A short-short Cold War spy story, in which a Soviet agent returns home and there's an expected twist ending. Not a very interesting story, I'm afraid.


This is the standout story I referred to earlier, and I can't tell too much about it without divulging any of its surprises. But it's a story that keeps you guessing until the end which direction the plot is going to take and involves a dedicated psychiatrist, questing for the reason behind the suicide of one of his patients, a promising teenage genius, and its connection with a radical figurehead of the pro-environmental movement – and ties it neatly together with one of the most dreadful tragedies of the modern era. Why can't more modern crime stories be like this?

Friend of Mine

Even in the broadest interpretation used these days, it's impossible to pigeonhole this story as one of crime or detection, however, there is a sense of genuine mystery – but one that's more at home between the crumbling pages of classic tales of horror and adventure. In this modern fable, a soldier, stationed in the artic region, has a brush with Victor Frankenstein's monstrous creation – who has been elevated to Godhood by the locals. It's completely out-of-place in this collection, but nonetheless a very engaging read and a first-rate pastiche of Mary Shelley's immortal horror yarn.

The Adventure of the Cripple Parade (ascribed to Mickey Spillane)

Depending on where you stand, this is either one of the most successful or one of the most disastrous attempts at bonding the European and the American detective story. Here we have the personification of the conventional detective story, who's voice suddenly vibrates with the violent poetry of Raymond Chandler, Dashiell Hammett and Mickey Spillane – and vows revenge to whoever beat Watson to a bloody pulp. I guess this is a nod to The Maltese Falcon (1930). Although Sam Spade's motive for finding his partner's assailant wasn't driven by the kind of friendship that Holmes feels for Watson. Anyway, it's a surprisingly amusing story, but not that everyone is going to like.

The Adventure of the Christmas Tree

This is a bona fide attempt at recreating Conan Doyle's magic, in which the forester of a Scottish lord brings Sherlock Holmes and Dr. Watson a most singular problem: the Christmas tree he hand picked and marked for his master was spirited away from his private woods, but nevertheless turned up in the ancestral home of his employer! Coincidently, the Lord is entertaining an important German diplomat, while they negotiate the terms of important business deals between their nations, and the tree has an important bearing on these talks. In the end, Holmes and Watson foil a devious conspiracy that might have kicked started WWI prematurely. However, it's not one of the most ingenious Sherlock Holmes stories I have ever read, original or replica, but it's amusing enough and would've made a fun episode with Jeremy Brett.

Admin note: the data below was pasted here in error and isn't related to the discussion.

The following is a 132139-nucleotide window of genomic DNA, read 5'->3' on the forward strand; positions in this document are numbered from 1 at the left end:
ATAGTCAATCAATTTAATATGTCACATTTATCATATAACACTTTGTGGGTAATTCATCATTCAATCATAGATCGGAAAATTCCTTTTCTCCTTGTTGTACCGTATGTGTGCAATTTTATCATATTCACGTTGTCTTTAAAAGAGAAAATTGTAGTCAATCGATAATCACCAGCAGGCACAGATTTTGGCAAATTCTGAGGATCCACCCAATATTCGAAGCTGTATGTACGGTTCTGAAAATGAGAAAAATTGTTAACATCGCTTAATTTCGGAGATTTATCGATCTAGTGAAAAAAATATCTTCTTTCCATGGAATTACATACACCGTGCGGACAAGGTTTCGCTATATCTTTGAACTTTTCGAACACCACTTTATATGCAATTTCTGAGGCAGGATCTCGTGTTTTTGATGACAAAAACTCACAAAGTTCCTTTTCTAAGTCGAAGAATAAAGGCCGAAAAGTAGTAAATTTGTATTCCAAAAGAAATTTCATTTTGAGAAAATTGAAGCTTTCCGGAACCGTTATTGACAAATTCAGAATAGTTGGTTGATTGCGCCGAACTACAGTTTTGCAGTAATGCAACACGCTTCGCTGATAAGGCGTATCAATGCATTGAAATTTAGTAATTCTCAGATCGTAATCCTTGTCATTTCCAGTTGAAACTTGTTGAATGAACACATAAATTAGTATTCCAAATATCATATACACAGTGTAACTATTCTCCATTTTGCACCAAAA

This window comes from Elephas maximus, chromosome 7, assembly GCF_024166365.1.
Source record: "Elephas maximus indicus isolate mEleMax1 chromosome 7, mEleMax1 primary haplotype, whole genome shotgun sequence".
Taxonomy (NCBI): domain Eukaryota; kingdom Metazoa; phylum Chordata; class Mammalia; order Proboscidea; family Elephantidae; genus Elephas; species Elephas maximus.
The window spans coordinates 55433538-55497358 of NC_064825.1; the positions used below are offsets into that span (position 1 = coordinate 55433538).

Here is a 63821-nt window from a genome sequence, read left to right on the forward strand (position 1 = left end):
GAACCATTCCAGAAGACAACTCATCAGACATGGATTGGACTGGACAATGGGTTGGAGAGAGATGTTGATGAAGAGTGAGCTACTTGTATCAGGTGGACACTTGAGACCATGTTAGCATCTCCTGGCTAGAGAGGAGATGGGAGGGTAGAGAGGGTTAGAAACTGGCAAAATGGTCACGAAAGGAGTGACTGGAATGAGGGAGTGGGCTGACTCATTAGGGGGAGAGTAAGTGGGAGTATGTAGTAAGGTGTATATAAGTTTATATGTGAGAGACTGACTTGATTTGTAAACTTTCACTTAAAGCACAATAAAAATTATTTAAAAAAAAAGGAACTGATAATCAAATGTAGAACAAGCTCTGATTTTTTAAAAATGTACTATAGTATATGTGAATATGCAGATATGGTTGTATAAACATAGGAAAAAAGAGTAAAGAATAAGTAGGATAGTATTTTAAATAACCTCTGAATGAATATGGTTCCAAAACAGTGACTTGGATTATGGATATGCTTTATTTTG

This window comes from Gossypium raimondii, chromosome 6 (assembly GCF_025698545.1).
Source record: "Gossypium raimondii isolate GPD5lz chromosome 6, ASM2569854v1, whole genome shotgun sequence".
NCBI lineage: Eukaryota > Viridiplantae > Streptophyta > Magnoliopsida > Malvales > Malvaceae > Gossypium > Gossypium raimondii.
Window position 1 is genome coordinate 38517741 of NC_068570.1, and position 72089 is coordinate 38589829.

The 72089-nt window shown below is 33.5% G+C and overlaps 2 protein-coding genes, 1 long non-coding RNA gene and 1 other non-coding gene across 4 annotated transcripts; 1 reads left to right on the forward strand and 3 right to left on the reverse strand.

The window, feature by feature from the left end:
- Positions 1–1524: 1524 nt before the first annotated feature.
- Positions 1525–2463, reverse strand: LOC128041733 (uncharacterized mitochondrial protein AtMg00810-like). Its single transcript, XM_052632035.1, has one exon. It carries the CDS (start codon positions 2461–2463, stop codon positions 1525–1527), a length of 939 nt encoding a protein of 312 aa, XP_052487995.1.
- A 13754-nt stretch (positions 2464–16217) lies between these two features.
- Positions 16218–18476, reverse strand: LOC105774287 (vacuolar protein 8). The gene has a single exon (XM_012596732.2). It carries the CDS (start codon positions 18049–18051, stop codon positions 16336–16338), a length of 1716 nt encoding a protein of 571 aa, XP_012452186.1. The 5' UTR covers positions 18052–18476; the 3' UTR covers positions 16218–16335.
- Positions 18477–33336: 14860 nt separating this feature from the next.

Prince Charming

A cutesy retelling of the titular fairly tale trope in a contemporary setting with a kidnapping plot woven into the story telling. The story actually managed to utterly fool me, because I was convinced that Prince Charming staged the kidnapping of a young heiress in order to cast himself in the role of her savior and get his hands on all of her fathers money by marrying her – completely forgetting that in fairly tales lovers are supposed to live happily ever after. Oh well...

Murder at the End of the World

This previously unpublished story, set in the 1970s, is basically Orson Welles The War of the Worlds Hoax as perceived by a scribbler of detective stories, in which the military accidentally sends out an erroneous emergency notification to all radio and television stations – entailing that a nuclear strike against the country is imminent. This causes a panic at a small student radio station that leads to a vicious assault on one of them, but what possible motive still stands in the face of a nuclear fall-out? The solution, unfortunately, is uninspired, but that's more than made up by the premise of the story and the surprise of the hidden and understated identity of the detective!  

Altogether, this is a solid collection, comprising of all the short stories William DeAndrea produced during his life time, which is certainly worth acquiring if you're already a fan of his work – or just enjoy kicking back with a bunch of well written stories.


  1. This sounds like a fun collection. I haven't read any short stories by DeAndrea, but if he's ever written a dull sentence, I have yet to read it.

  2. Agreed! DeAndrea is a very engaging writer who, even on his worst days, was miles ahead of most of his competitors – and the only thing that it can be said against this book is that it lacked a Niccolo Benedetti story.

    An account of The Ghost of Cape Town or The Sydney Bridge Ripper, which were alluded to in one of the novels, would've made this book a perfect overview of his career.